I love reality television. The Real Housewives, Queer Eye — I love it all. I probably shouldn’t admit that, lest I lose all credibility, and to ensure that I don’t, here are some books I have read recently: Animal Farm; Pride and Prejudice; Lean In: Women, Work, and the Will to Lead; and Pedro Páramo.
Now that you are convinced of my academic prowess, I will confess that none of those books are as interesting as the TV show Are You The One? (AYTO). For those of you who haven’t seen the show, I’ll break it down.
Basically, the premise is that 20 hot young singles — in the early seasons, 10 heterosexual guys and 10 heterosexual girls — are each paired up with one ‘perfect match’ through an algorithm without knowing with whom they are paired. All 20 people are then stuck together in a house where they share one giant bed, and each attempt to find their ‘perfect match.’
Each week, they participate in challenges. The winners of those challenges get to go on dates and choose who to go on their date with. One couple that goes on a date gets sent into the “Truth Booth,” which reveals if the couple inside it is a ‘perfect match,’ and then at the end of the week, either the guys or the girls each select who they think their ‘perfect match’ is.
The contestants all pair off, and then, for every correct pairing, a floodlight comes on. If they get all 10 couples right, all 10 floodlights light up and they win a million dollars. If you’re confused, I don’t know, read the Wikipedia page.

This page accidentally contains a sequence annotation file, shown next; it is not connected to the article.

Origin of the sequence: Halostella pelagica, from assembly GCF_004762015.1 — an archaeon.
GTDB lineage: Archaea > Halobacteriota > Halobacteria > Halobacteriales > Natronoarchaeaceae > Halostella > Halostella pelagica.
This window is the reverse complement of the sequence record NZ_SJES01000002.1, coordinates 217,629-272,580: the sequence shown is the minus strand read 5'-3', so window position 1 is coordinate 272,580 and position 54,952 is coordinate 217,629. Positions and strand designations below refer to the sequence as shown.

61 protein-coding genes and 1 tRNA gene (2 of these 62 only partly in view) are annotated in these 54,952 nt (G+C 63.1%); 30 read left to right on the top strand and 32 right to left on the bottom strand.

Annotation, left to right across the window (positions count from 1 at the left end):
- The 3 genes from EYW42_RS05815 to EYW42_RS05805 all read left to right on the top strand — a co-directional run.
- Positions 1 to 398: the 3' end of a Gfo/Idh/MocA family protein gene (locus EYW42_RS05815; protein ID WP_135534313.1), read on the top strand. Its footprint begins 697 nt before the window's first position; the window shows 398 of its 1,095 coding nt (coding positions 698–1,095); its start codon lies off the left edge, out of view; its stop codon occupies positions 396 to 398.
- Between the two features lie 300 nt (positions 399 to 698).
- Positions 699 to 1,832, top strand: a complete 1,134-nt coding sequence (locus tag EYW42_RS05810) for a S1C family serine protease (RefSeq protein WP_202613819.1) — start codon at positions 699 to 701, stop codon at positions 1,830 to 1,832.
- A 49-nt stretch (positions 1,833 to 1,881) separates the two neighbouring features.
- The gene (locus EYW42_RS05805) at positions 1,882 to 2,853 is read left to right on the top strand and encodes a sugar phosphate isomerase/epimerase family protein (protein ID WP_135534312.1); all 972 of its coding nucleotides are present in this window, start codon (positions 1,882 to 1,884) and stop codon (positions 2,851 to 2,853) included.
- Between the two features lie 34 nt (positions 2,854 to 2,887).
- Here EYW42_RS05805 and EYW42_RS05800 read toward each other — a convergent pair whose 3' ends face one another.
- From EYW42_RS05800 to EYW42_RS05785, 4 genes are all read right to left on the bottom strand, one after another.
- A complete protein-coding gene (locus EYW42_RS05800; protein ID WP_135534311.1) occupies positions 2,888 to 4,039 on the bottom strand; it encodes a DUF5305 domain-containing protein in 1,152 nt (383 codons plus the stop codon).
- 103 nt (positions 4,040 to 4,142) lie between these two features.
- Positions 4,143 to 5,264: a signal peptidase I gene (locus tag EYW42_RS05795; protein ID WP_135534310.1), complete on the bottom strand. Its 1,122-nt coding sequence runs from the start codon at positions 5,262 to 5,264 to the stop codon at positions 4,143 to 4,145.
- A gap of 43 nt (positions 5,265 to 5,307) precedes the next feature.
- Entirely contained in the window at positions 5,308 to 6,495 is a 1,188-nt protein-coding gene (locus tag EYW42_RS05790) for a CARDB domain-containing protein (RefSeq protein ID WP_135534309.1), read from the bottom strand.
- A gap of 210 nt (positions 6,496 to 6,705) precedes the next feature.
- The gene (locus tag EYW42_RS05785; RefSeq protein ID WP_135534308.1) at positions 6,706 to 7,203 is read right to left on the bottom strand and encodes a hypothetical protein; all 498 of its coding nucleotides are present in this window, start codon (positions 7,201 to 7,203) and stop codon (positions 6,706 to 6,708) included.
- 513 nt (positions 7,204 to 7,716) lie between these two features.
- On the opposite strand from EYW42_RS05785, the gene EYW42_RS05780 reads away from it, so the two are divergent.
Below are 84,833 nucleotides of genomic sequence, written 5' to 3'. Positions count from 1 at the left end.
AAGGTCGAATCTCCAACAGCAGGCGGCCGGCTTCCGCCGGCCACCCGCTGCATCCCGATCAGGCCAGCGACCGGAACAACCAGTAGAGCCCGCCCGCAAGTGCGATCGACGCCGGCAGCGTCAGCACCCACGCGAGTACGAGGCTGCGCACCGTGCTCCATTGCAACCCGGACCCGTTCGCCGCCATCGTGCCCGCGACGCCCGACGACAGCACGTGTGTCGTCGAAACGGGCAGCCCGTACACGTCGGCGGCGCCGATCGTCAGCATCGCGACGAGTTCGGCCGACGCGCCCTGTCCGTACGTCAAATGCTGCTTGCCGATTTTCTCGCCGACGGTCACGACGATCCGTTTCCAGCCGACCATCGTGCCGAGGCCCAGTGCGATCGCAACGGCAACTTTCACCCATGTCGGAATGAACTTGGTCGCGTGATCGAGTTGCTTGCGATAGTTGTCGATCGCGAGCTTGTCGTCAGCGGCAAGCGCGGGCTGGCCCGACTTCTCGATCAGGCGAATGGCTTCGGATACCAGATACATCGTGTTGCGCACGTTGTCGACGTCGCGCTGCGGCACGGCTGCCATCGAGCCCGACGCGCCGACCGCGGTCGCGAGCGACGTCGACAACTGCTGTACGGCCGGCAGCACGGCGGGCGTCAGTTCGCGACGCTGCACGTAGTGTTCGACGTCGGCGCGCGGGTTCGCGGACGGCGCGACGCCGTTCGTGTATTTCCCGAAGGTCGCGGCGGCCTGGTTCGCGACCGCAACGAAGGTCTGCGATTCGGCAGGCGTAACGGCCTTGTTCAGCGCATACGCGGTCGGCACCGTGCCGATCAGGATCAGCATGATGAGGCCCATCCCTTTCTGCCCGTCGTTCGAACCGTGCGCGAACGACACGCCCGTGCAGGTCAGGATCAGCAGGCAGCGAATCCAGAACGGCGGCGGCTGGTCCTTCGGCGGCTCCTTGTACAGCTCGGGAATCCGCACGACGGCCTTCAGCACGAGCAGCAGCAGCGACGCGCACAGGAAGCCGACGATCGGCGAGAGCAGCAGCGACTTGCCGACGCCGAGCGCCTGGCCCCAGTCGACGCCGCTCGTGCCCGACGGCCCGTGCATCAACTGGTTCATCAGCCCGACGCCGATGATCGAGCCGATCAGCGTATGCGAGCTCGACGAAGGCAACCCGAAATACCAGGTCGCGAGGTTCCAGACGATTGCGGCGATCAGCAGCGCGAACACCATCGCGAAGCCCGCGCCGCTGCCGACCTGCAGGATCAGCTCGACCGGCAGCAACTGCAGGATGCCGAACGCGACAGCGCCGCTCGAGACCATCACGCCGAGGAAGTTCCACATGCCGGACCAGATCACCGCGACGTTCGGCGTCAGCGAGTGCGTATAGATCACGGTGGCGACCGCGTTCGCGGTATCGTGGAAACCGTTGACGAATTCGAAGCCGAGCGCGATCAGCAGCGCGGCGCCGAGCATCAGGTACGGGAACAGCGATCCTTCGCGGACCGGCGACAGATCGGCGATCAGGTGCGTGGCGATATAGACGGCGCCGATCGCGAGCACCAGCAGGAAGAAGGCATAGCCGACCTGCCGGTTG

You may be thinking “easy peasy! Just figure out which of the 10 options you have the best connection with!” except it never happens like that.
You see, these people are hot, but they are also idiots.
In season one, Shanley and Chris T find out in episode one that they are not a match, but still decide they are in love and ruin things for everyone else. Spoiler alert: they do not end up together.
The girls will kick and scream about anything: boys, attitudes, and beds. The boys steal each other’s stuff and scream, “Get out of my face!” They repeatedly get drunk, cry, and fight, and hold lingerie parties without prompting.
You will cringe as Brittany insists that Adam loves her when he is literally right there saying that he does not like her. You will cheer as Amber and Ethan pick each other over and over again. You will be weirded out when contestants have sex in what is legitimately called the “Boom Boom Room.” You will get confused upon starting the second season because you are not used to the new people!
Am I saying that this is high-brow entertainment? No. What I am saying is that the high-brow-low-brow divide of entertainment is bullshit, so just watch whatever you want.
If my summary didn’t get you, here are some other reasons you should watch AYTO.
Admittedly, I have only seen the first two seasons of this show because they’re the ones available on American Netflix — which I definitely didn’t access by lying about my I.P. address.
However, AYTO has a shockingly diverse cast and is also shockingly unproblematic — well, not unproblematic, just surprisingly not that problematic. Karamo Brown of Queer Eye hosts one season. Season eight actually features all LGBTQ+ people, and matches can be anyone of any gender.
Best of all, one couple from season one has since gotten married, so I think it’s safe to say that AYTO actually works. This is a joke, but the couple is very cute together.
AYTO has laughter, tears, and even some blood. It’s the kind of show your dad will insist is hot garbage, but still stand and watch for 40 minutes. If that isn’t a ringing endorsement, I don’t know what is.